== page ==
"Our relationship has always been kind of dicey," Bryant said, referring to Jackson. "It's always been a kind of a push-and-pull type of relationship. ... Our relationship has always been that way, but it's been successful."
O'Neal, speaking to the general tenor of the day's questions: "I think we would be a funny-looking organization if we didn't have drama. I've been here for seven years, and we've had drama every year."
Bryant also went on to call Jackson "the general of the team," in spite of that push-and-pull relationship. O'Neal, of course, likes to call himself the Lakers' general.
Want one more?
With belief growing that Bryant intends to defect to the crosstown Clippers via free agency -- as you know if you're a regular reader here -- O'Neal was asked if the Lakers should consider trading Bryant before he leaves without compensation.
"I think they'd trade me before they'd trade him," Shaq announced.
"Because he's younger."
Tiebreaker change in the offing
The NBA's competition committee met Friday and agreed to recommend a change in the playoff tiebreaker system. Under the new format, which would still require Board of Governors approval, head-to-head record will remain the first tiebreaker for playoff seeding, but division record would become the second tiebreaker. At present, conference record is the second tiebreaker.
San Antonio, for example, won the Midwest Division title last season with a better conference record than Dallas. Both teams finished 60-22, but the Mavericks had a better Midwest Division record than the Spurs.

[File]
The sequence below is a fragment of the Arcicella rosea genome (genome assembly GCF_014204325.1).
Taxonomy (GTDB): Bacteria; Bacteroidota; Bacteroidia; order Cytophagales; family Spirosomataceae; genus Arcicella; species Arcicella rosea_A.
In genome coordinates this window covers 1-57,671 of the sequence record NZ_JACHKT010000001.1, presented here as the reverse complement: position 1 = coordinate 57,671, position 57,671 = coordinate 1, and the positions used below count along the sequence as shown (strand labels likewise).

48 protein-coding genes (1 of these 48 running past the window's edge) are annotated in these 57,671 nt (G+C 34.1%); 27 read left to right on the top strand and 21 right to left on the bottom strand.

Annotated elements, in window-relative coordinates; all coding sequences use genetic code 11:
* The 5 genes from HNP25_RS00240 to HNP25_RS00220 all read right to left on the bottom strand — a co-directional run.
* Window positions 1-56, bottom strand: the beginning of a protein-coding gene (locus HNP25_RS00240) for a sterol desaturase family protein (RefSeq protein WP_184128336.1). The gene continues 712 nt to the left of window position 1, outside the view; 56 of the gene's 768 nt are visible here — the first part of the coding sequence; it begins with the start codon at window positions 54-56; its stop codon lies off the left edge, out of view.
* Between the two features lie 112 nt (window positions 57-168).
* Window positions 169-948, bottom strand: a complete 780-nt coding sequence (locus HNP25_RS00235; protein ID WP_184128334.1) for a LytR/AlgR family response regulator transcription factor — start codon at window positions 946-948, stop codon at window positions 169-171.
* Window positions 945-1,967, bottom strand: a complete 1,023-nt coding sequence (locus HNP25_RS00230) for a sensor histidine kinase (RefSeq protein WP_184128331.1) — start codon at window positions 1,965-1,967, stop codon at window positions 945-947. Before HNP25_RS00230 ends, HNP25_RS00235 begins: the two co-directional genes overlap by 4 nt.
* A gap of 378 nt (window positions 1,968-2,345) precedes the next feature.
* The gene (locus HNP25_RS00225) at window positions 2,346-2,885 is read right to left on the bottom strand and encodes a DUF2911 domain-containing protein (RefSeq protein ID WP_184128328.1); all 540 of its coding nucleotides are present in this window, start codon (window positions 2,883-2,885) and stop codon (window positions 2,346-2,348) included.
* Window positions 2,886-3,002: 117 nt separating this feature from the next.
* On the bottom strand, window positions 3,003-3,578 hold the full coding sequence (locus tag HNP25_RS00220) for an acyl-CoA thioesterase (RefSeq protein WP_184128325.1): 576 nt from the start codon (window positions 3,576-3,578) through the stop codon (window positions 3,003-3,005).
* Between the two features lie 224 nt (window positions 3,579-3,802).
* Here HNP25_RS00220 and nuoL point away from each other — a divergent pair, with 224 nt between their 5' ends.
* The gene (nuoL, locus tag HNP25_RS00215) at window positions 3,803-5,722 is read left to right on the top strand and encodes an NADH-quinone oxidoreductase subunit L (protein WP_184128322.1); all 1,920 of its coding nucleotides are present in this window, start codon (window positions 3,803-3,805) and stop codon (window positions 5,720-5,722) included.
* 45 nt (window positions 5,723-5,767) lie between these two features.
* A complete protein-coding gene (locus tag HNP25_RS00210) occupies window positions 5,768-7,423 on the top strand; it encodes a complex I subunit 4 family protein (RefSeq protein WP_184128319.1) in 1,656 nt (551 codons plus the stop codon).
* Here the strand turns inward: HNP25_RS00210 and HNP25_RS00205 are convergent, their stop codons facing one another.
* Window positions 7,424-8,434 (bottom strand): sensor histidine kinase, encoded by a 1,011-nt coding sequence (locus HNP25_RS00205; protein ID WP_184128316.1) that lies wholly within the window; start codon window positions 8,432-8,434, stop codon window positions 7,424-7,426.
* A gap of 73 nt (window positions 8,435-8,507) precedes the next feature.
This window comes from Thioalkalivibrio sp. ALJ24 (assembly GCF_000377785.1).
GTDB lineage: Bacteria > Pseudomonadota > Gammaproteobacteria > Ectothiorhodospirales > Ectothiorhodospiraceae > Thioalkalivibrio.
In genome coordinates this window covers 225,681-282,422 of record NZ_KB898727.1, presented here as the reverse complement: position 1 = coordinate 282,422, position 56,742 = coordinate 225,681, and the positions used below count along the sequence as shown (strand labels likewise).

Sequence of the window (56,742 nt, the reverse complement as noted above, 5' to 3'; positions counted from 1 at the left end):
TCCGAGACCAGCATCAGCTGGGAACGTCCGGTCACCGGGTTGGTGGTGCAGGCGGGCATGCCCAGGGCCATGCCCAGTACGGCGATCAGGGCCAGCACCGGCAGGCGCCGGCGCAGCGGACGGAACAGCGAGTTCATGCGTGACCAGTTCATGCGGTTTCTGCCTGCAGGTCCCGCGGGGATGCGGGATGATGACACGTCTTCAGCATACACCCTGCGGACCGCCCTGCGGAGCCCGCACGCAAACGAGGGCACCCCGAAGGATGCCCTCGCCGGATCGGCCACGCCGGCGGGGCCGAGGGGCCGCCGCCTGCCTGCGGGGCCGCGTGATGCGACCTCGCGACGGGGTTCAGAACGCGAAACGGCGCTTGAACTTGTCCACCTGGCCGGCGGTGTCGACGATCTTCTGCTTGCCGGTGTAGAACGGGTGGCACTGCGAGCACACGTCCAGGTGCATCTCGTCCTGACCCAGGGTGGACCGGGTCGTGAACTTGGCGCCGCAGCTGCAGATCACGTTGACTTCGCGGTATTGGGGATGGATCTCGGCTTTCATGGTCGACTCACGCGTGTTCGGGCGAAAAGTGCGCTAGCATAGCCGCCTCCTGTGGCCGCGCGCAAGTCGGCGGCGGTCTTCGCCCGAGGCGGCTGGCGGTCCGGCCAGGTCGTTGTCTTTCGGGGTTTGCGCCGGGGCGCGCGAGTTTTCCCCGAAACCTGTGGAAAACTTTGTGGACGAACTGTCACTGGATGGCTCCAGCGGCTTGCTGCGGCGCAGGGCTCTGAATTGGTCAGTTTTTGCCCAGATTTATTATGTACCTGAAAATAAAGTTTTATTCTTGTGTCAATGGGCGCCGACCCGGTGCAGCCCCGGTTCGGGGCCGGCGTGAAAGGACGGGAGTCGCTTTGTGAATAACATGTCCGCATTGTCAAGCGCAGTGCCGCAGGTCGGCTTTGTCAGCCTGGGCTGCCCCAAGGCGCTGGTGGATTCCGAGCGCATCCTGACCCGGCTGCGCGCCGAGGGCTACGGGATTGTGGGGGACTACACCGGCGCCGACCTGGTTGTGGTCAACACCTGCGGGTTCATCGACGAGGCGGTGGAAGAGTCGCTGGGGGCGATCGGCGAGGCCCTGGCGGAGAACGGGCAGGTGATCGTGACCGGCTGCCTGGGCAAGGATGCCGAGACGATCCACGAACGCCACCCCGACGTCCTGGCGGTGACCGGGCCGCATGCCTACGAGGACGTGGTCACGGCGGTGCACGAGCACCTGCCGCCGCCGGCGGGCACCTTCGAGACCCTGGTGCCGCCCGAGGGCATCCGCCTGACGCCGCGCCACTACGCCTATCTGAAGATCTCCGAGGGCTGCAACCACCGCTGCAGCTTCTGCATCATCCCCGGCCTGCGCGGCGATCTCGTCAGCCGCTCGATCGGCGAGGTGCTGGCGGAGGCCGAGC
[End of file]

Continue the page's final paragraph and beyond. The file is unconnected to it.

Also discussed at Friday's competition committee meeting was the expected return to a universal reporting date for training camp starting next season. Veterans were allowed to report to camp three days late this season, and many veterans subsequently admitted the concept did more harm than good. League officials and the union are still discussing the details, but the union remains likely to relent and revert to the old system as long as the league makes a concession on a separate issue. ... Cheryl Ford of the WNBA's Detroit Shock, said in response to questions about father Karl Malone's knee injury: "It's hard for him emotionally. It's about to drain him -- and us, too. It's just killing him that he's not out there playing. He can barely go to the games and watch them. I feel so sorry for him." Ford said her dad still doesn't know exactly when he'll return to the Lakers. Malone, at 40, has been out since Dec. 21 with the first long-term injury of his career and isn't expected back until mid-March. ... After all the concern in Dallas about what Dirk Nowitzki would do at All-Star Weekend without his little buddy from Canada, Steve Nash -- a participant in zero All-Star Weekend events -- decided to fly West with Nowitzki anyway and spend the weekend rooting on his German sidekick. ... Something to watch for Sunday: West coach Flip Saunders is vowing to throw a zone at the East in which all five players on the floor will be 7-footers. Minnesota's Kevin Garnett will play at the top of the zone, with five more players to fill four slots: Dirk Nowitzki, Brad Miller, Yao Ming, Tim Duncan and Shaq. And yes, KG counts as a 7-footer no matter what the program says.